Joint Pain

 

All pets when they get older seem to get abit stiff and sore, slower to rise in the mornings, less willing to go on a long walk or happy to go on a longer walk or run and then struggle with their legs for 2-3 days afterwards.

 

This is likely the result of arthritis within the joints. Arthritis is caused by the degeneration of cartilage,the smooth lining at the end of the bones,within the joint. Healthy cartilage allows the ends of the bone slide over each other smoothly. Once the cartilage is no longer smooth and slippery as the joints movethe ends of the bones grind against one another. This causes inflammation in thejoint, resulting in pain and stiffness.

 

Now many people may think that justbecause the dog isn't crying in pain that this isn't painful for them. This isn't thecase often they have been living with the discomfort for so long they just accept this as part of there daily life, also it is unlikely to be a sharp stabbing pain butmore likely a consent dull ache.

 

Unfortunately there is no medical curefor arthritis, but there are things we can do to help with general day to day mobility.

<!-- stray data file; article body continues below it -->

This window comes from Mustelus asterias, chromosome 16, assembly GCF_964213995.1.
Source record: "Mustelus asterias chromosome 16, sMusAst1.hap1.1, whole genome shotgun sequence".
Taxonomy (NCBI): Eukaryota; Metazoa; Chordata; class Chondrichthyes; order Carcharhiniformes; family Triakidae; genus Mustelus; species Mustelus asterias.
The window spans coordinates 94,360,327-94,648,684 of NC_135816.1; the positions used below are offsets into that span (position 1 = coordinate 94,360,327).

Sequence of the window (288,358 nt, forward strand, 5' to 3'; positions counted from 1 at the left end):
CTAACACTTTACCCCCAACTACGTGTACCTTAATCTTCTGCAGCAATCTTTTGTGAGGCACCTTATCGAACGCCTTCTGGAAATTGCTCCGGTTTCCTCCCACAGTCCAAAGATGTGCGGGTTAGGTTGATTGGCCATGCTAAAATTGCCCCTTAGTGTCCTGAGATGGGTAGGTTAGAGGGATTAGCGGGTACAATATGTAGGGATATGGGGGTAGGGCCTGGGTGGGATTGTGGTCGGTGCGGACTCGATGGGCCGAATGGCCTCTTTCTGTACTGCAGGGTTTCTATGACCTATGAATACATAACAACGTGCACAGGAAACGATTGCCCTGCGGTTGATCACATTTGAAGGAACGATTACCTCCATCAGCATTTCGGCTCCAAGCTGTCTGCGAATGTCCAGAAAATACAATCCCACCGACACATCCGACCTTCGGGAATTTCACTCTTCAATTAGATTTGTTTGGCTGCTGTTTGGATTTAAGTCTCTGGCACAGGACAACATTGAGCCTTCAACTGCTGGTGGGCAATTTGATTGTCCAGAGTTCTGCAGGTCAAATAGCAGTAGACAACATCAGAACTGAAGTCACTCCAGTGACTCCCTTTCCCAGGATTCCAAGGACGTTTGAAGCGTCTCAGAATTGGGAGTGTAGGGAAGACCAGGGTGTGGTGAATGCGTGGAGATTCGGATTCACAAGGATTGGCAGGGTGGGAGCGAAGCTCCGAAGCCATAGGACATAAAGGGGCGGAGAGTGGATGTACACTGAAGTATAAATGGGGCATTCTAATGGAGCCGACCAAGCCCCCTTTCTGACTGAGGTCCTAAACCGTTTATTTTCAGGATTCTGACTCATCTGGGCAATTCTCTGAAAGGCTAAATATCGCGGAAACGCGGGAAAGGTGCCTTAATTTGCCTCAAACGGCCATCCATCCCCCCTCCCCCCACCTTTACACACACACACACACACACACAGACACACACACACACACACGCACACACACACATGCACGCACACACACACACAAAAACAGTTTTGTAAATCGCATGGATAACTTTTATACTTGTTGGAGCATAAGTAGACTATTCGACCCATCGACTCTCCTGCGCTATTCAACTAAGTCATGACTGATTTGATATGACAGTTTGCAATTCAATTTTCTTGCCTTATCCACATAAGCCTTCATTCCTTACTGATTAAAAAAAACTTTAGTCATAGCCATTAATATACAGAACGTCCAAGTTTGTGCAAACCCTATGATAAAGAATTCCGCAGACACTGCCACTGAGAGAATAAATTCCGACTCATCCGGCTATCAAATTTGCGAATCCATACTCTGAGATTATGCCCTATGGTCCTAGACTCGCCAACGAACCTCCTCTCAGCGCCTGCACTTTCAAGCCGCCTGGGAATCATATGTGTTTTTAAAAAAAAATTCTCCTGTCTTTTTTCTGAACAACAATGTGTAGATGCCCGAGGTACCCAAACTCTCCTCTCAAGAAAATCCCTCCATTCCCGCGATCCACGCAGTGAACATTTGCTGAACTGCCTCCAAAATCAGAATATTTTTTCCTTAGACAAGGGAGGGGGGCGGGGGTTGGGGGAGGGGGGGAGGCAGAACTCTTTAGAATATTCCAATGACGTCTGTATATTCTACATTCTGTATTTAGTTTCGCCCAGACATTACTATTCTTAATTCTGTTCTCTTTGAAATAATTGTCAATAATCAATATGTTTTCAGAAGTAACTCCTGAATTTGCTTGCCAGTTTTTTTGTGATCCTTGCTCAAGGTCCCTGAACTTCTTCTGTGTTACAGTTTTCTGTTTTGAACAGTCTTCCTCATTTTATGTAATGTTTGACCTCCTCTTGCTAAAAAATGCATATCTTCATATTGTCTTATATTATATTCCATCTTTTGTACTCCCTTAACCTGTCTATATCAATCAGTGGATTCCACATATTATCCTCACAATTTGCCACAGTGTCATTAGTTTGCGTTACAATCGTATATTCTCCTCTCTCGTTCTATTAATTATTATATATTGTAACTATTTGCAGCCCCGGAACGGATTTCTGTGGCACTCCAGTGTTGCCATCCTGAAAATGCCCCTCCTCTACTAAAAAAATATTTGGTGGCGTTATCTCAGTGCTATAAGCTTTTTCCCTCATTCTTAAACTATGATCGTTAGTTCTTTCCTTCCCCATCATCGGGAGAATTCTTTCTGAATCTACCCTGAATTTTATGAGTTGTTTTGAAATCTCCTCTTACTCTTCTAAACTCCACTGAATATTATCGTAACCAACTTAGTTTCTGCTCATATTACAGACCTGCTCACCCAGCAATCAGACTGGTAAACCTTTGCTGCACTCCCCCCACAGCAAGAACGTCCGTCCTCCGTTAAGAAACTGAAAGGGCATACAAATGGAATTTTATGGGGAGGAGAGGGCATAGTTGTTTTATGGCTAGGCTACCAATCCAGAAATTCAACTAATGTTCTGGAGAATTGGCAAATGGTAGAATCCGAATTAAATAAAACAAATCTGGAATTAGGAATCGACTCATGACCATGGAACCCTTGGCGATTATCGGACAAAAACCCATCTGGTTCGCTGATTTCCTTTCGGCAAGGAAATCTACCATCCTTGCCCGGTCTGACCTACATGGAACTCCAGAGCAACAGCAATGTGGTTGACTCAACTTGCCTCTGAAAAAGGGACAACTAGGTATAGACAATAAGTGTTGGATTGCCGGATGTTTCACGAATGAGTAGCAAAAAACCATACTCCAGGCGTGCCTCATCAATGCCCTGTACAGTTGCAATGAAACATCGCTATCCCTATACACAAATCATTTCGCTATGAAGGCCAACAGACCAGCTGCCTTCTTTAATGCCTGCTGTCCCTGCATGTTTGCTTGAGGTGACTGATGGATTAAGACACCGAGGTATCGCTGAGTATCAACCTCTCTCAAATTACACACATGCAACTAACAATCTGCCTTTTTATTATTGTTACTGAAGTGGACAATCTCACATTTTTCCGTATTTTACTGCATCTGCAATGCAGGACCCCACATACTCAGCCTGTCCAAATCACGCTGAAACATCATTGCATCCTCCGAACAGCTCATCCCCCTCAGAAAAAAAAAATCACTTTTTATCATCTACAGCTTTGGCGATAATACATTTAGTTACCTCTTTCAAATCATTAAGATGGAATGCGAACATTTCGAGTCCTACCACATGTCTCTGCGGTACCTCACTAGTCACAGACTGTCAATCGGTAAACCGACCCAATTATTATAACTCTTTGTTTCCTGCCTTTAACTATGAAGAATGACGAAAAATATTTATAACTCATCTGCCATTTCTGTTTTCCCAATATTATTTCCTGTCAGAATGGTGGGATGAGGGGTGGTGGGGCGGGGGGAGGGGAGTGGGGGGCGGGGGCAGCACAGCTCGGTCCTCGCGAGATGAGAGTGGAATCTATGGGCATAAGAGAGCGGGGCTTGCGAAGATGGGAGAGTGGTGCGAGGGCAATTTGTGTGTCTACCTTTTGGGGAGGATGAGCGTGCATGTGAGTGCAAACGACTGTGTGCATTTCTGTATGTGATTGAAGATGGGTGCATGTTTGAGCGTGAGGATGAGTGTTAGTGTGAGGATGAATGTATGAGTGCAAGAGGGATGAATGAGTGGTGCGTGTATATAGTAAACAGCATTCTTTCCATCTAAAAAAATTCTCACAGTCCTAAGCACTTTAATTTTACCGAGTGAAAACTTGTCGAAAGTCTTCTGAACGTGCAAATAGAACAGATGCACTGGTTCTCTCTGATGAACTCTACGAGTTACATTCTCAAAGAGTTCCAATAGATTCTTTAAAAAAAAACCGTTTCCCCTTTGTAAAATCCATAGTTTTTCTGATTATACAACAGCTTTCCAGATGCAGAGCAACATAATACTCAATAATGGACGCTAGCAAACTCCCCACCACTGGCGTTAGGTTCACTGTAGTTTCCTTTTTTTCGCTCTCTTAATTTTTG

-The most important thing may be to take it easy, reducing the length of exercise and increasing the frequency, so three 30minute walks as apposed to one 2 hourwalk.

 

-Swimming allows good qualityexercise whilst reducing the impact onjoints. 

 

-Weight loss is always important,for every ½ kg of weight loss there is a1kg reduction of strain across the major joints.

 

Joint supplements can be of great help when managing the problem longterm these can either be included withinthe diet itself or as additional supplements. Joint supplements include glucosamine, condrotin, essential fattyacids(EFA's). These make up the buildingblocks to the cartilage, so can help to maintain the remaining cartilage in the best possible quality.

 

EFAs also have an anti-inflammatory effect on the joint reducing the effects of the arthritis and making the animal more comfortable.

 

If all of the above doesn't result in a more comfortable free moving animal then the use of anti-inflammatory drugs may be considered, These are often used intermittently early on for those really painful days but as time goes the frequency of use may need go up. There are other pain reliving drugs that may be advised if needed.

 

If you feel your animal is having trouble with arthritis would would likle to discuss more some of the things mentioned above please contact us at grey abbey for further information.

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